Like so many of today’s moves, the air reverse was pioneered by Mike Stewart, but more recently it’s been taken to the next level by that aerial freak Jeff Hubbard.
Speed is more important than almost any other factor if this move is to be completed successfully – there’s no faking an air reverse.
In the first shot Rob has bottom-turned (milking the wave for every ounce of speed), he’s eyed the spot that he wants to hit, and with good timing he’s initiated the first part of the move. At this point Rob is 100 percent committed – his back is fully arched and he’s looking in the direction he wants to spin.
The second stage of the move sees Rob use his momentum and timing; he’s been catapulted up and out of the lip (shots 5-6). Many people in the same situation would end up doing an off-the-lip reverse, but it’s Rob’s ability to ‘pop it’ and put air between him and the wave that causes this lift. You’ll notice that his legs are crossed – making the move look more refined – and he is, after having completed half of the rotation, again looking in the direction in which he is spinning; keeping that momentum going.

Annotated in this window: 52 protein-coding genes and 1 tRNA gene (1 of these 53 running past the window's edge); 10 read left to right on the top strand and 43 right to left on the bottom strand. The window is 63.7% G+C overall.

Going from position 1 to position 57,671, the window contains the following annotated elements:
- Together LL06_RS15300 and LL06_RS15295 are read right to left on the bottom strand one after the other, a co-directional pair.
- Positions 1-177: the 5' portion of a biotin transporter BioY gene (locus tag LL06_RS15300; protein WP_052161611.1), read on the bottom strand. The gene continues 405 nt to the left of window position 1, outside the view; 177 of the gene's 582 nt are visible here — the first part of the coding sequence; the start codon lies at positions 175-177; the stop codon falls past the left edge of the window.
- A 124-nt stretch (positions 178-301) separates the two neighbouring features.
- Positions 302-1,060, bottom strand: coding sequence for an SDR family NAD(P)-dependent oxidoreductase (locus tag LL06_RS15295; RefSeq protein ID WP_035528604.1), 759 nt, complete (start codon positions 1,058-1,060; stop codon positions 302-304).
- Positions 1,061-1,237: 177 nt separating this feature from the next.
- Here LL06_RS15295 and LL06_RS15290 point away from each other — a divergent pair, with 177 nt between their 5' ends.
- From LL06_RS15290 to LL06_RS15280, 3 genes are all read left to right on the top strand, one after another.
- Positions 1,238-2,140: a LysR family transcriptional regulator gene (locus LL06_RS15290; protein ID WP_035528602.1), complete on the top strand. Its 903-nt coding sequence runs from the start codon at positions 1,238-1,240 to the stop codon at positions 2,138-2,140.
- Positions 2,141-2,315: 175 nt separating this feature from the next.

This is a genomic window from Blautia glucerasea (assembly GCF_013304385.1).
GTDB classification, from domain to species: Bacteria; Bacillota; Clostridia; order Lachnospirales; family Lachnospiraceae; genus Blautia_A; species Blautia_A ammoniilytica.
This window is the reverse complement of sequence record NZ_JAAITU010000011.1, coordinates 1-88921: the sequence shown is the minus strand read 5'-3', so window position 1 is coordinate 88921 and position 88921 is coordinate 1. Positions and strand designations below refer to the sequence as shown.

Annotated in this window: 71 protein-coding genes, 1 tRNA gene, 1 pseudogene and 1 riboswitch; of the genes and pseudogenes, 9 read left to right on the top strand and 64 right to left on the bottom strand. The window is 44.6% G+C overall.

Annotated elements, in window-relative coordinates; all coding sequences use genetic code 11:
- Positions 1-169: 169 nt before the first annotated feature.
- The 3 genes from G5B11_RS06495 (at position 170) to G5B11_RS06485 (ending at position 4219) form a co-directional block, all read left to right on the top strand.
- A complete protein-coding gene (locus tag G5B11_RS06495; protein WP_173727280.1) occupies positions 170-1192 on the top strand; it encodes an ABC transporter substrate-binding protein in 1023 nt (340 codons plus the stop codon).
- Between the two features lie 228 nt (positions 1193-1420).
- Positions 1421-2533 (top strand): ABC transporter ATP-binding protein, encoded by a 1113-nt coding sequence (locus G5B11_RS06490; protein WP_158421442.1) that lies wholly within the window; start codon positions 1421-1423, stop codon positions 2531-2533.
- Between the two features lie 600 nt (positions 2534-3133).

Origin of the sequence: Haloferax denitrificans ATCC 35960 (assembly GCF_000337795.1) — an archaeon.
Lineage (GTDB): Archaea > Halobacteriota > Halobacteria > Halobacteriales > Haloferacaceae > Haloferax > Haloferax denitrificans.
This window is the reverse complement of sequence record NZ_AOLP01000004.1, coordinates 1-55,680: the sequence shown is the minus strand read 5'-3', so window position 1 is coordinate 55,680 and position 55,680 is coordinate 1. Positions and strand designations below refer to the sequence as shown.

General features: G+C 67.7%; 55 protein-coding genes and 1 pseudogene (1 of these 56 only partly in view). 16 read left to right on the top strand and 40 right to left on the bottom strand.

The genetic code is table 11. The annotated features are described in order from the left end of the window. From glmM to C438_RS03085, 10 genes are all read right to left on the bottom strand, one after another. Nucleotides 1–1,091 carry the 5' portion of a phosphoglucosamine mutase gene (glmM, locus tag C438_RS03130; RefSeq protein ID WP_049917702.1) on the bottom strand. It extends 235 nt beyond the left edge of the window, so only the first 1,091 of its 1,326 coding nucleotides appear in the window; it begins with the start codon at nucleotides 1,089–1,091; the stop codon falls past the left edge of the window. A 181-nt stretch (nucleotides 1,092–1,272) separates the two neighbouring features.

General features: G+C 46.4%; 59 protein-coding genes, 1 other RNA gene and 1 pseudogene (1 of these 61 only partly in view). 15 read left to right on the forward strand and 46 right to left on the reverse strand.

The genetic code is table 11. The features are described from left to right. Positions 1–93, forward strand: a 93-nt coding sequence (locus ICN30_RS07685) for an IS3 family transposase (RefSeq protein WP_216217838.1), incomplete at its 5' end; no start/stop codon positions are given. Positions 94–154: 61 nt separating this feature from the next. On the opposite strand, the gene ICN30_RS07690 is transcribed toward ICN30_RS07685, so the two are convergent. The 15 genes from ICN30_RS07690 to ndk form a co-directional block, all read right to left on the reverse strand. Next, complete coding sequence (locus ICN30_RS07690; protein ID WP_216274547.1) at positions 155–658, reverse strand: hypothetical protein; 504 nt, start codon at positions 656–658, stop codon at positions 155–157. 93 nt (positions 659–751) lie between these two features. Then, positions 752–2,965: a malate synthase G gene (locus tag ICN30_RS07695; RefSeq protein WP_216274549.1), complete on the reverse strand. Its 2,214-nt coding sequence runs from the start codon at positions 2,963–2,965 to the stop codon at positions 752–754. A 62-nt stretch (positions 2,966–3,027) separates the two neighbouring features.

To land, hold on tight, look through the turn, keep your legs crossed then battle out of the foam.
It’s difficult to see because of the whitewater, but in the final stage of an air reverse you can see how Rob has landed on the foam cushion having completed over 50% of the rotation and now needs to spin out of the white wash. Dropping a leg when you’re in the foam can help. Good luck!